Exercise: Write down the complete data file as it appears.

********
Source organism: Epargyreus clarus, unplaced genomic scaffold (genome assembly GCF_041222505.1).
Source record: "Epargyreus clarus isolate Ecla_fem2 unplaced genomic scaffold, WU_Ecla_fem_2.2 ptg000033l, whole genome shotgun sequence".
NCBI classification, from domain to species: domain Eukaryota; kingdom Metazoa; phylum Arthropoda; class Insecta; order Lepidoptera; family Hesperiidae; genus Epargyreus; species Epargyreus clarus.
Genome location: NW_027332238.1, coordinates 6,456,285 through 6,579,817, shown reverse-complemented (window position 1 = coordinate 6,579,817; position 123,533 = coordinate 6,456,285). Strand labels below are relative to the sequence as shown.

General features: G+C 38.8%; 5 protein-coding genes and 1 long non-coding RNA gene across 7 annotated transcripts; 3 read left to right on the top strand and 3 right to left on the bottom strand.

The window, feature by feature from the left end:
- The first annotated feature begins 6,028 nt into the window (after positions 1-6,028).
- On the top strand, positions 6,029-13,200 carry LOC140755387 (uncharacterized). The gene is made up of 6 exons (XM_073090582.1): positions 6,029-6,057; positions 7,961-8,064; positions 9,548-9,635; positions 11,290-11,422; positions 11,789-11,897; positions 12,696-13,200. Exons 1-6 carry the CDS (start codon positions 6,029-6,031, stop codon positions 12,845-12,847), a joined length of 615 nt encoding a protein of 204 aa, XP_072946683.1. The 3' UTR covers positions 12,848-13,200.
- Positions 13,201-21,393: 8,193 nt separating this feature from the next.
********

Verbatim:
Source organism: Epargyreus clarus, unplaced genomic scaffold (genome assembly GCF_041222505.1).
Source record: "Epargyreus clarus isolate Ecla_fem2 unplaced genomic scaffold, WU_Ecla_fem_2.2 ptg000033l, whole genome shotgun sequence".
NCBI classification, from domain to species: domain Eukaryota; kingdom Metazoa; phylum Arthropoda; class Insecta; order Lepidoptera; family Hesperiidae; genus Epargyreus; species Epargyreus clarus.
Genome location: NW_027332238.1, coordinates 6,456,285 through 6,579,817, shown reverse-complemented (window position 1 = coordinate 6,579,817; position 123,533 = coordinate 6,456,285). Strand labels below are relative to the sequence as shown.

General features: G+C 38.8%; 5 protein-coding genes and 1 long non-coding RNA gene across 7 annotated transcripts; 3 read left to right on the top strand and 3 right to left on the bottom strand.

The window, feature by feature from the left end:
- The first annotated feature begins 6,028 nt into the window (after positions 1-6,028).
- On the top strand, positions 6,029-13,200 carry LOC140755387 (uncharacterized). The gene is made up of 6 exons (XM_073090582.1): positions 6,029-6,057; positions 7,961-8,064; positions 9,548-9,635; positions 11,290-11,422; positions 11,789-11,897; positions 12,696-13,200. Exons 1-6 carry the CDS (start codon positions 6,029-6,031, stop codon positions 12,845-12,847), a joined length of 615 nt encoding a protein of 204 aa, XP_072946683.1. The 3' UTR covers positions 12,848-13,200.
- Positions 13,201-21,393: 8,193 nt separating this feature from the next.